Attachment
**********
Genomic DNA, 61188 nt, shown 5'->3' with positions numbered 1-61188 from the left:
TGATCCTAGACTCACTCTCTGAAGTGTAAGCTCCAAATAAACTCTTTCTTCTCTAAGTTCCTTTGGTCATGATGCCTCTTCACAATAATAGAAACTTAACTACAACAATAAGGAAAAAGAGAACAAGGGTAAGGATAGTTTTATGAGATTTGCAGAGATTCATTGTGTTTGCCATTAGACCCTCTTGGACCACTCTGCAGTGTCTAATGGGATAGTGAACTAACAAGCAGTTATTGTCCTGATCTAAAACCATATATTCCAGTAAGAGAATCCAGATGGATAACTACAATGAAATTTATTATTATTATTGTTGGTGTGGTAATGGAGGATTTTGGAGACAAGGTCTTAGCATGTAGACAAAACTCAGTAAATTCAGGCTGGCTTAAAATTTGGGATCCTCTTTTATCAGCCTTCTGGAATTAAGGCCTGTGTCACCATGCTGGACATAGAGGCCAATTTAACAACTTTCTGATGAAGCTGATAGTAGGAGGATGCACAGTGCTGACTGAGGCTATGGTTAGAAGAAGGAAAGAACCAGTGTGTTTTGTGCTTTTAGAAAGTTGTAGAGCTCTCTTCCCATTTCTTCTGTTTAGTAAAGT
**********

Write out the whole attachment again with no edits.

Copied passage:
Genomic DNA, 61188 nt, shown 5'->3' with positions numbered 1-61188 from the left:
TGATCCTAGACTCACTCTCTGAAGTGTAAGCTCCAAATAAACTCTTTCTTCTCTAAGTTCCTTTGGTCATGATGCCTCTTCACAATAATAGAAACTTAACTACAACAATAAGGAAAAAGAGAACAAGGGTAAGGATAGTTTTATGAGATTTGCAGAGATTCATTGTGTTTGCCATTAGACCCTCTTGGACCACTCTGCAGTGTCTAATGGGATAGTGAACTAACAAGCAGTTATTGTCCTGATCTAAAACCATATATTCCAGTAAGAGAATCCAGATGGATAACTACAATGAAATTTATTATTATTATTGTTGGTGTGGTAATGGAGGATTTTGGAGACAAGGTCTTAGCATGTAGACAAAACTCAGTAAATTCAGGCTGGCTTAAAATTTGGGATCCTCTTTTATCAGCCTTCTGGAATTAAGGCCTGTGTCACCATGCTGGACATAGAGGCCAATTTAACAACTTTCTGATGAAGCTGATAGTAGGAGGATGCACAGTGCTGACTGAGGCTATGGTTAGAAGAAGGAAAGAACCAGTGTGTTTTGTGCTTTTAGAAAGTTGTAGAGCTCTCTTCCCATTTCTTCTGTTTAGTAAAGT